Ah, two Saturday’s ago I was awake and in learning mode rather early so I jumped into a Twitter #satchat, a fantastic learning and networking opportunity each and every Saturday. The topic was based upon student listening skills and how we teach those skills.
I had to admit that I do not formally teach those skills in my class, I emphasize them throughout lessons, but do not actually formally assess student listening. As I thought more about the topic, I also realize that I need to improve upon my listening skills, in class and real world.
Often, especially in the classroom, I am multitasking as students are asking questions. This prevents me from giving my full attention to the student which is not only impolite, but it may cause miscommunication between those involved in the conversation. I am making a concerted effort to address this ASAP. Modeling skills we want students to use in our classroom is key, if we cannot meet the expectations we ask of our students, WHY should they.
Some other take aways I will implement in my classes are exit questions and peer to peer review time either at end or very beginning of my classes. This will allow students to reflect with a classmate and practice listening skills while reviewing course content. To keep this from being a full fledged chat and gossip session, I will have to float about the room and engage the students, which IS MY JOB. A quick student reply/summary of their peer to peer would allow for students to earn points for their efforts and hopefully give me insight to content with which they are comfortable or need further assistance.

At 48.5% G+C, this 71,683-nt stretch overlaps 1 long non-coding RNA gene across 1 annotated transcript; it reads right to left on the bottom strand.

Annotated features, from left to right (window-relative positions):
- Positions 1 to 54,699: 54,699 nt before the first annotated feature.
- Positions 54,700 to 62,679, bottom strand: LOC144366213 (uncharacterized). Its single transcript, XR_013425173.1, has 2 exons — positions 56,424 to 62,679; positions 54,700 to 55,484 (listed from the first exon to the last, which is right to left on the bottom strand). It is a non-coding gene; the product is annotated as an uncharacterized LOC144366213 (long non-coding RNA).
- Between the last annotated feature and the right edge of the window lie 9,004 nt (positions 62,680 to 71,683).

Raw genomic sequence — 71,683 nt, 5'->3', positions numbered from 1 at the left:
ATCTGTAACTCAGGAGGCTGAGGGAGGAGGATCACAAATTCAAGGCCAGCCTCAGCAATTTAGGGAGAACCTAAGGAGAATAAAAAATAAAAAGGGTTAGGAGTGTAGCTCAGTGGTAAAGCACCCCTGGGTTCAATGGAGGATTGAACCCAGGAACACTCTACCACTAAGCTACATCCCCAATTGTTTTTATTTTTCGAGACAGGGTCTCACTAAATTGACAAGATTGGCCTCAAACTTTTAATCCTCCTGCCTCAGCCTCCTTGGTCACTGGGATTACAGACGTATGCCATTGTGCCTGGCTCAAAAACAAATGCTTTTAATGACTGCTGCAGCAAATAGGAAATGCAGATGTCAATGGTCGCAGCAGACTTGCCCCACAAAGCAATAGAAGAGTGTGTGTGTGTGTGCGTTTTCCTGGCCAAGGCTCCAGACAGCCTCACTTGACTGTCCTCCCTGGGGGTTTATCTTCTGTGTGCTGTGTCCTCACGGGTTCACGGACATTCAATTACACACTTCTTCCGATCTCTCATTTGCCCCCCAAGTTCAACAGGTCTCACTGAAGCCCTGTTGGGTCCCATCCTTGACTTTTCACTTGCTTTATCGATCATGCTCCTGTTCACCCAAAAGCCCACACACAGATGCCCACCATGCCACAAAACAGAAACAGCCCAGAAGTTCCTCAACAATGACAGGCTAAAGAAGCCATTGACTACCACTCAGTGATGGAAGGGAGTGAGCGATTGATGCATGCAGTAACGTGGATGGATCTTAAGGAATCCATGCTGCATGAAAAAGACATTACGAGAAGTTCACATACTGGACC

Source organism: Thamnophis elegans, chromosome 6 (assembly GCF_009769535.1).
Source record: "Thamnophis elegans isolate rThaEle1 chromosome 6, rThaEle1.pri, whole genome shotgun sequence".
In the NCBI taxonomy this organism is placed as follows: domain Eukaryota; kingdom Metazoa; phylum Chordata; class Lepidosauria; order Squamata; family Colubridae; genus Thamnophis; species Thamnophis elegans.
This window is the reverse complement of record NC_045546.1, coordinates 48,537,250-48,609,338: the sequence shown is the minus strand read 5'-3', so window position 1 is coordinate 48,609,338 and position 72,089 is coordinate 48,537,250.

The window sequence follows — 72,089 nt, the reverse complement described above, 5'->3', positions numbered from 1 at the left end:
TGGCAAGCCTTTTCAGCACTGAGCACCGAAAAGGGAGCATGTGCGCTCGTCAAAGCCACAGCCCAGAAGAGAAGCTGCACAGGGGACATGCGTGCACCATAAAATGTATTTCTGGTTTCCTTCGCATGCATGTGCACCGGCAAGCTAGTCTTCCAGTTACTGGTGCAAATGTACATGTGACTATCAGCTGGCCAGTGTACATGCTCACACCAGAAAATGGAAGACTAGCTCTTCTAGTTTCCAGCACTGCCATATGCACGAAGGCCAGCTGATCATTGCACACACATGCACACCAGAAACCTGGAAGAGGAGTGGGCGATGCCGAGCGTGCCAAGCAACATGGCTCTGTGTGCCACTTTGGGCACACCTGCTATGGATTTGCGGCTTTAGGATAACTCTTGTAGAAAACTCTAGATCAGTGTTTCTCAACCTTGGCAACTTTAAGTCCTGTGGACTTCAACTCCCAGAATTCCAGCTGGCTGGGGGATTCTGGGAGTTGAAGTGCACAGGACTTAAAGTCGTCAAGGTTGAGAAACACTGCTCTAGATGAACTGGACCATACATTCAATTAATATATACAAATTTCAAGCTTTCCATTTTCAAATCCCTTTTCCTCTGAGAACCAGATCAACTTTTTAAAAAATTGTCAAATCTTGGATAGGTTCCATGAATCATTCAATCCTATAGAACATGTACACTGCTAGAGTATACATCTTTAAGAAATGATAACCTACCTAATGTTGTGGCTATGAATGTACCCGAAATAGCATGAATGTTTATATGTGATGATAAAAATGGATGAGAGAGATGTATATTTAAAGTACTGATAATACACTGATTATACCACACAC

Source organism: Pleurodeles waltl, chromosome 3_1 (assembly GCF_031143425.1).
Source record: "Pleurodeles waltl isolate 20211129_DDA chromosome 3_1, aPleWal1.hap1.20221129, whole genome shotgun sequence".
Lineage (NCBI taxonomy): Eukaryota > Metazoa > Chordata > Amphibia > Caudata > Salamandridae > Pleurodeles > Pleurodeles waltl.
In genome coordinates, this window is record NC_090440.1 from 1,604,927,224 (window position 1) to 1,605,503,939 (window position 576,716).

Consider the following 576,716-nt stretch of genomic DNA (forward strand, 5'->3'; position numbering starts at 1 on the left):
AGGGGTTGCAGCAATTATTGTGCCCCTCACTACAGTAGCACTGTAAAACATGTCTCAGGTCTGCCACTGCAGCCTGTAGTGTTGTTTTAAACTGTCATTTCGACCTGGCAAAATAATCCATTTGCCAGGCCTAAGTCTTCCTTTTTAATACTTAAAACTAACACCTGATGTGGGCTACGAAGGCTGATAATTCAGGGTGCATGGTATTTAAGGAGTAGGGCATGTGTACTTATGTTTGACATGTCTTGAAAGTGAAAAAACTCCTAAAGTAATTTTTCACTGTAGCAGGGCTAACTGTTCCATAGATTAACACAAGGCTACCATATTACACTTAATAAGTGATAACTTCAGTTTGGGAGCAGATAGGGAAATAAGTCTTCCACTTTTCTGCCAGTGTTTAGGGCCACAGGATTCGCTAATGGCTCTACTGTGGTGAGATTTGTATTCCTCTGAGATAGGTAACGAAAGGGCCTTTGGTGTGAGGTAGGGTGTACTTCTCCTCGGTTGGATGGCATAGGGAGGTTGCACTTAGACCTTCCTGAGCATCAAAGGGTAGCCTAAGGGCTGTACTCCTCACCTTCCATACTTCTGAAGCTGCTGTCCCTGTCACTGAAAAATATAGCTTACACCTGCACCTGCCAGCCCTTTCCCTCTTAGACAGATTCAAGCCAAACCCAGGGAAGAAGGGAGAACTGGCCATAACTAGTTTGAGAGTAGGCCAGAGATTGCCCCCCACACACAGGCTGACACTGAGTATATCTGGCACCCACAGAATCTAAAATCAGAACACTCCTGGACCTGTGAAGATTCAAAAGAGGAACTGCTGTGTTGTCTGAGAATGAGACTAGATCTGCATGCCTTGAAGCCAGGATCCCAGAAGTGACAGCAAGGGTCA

I will post further as this endeavor moves forward.
In the meantime, if you get the chance and are awake by 7:30 AM on a Saturday, check out #Satchat.
Last night I sat in on a PAECT members only webinar about Sketchnoting, or visual notetaking with Sylvia Duckworth. I have read about this concept before and encouraged a number of my students to work with the concept over the last several years. I never practiced it due to a very basic level of drawing ability, my wheelhouse is writing.
A free refresher on the topic was too good to pass up, especially when presented by someone as well respected on the topic as Sylvia is. I was hoping to pick up some new ideas to pass on to my students, which I did. That being said I also gained a better understanding of of the overall concept. This came about by actually practicing or trying out the various strategies as Sylvia explained them. After the hour and a half webinar I can safely say that I am still far from a Skectchnoting expert. I can say, however that I am much more comfortable explaining the concept to others.
I also see how Sketchnoting can help me when the need arises to study. Going back to review my notes and sketching out a re-writing would benefit me the most out of the strategies discussed. I hope to have a Sketchnote to embed in this post shortly.
Here is a short video overview of the Sketchnoting concept.
This is my Sketchnote Review of the webinar.
Enlightening-The United States’ effort to explain and teach both citizens and soldiers how to handle the war effort was truly enlightening.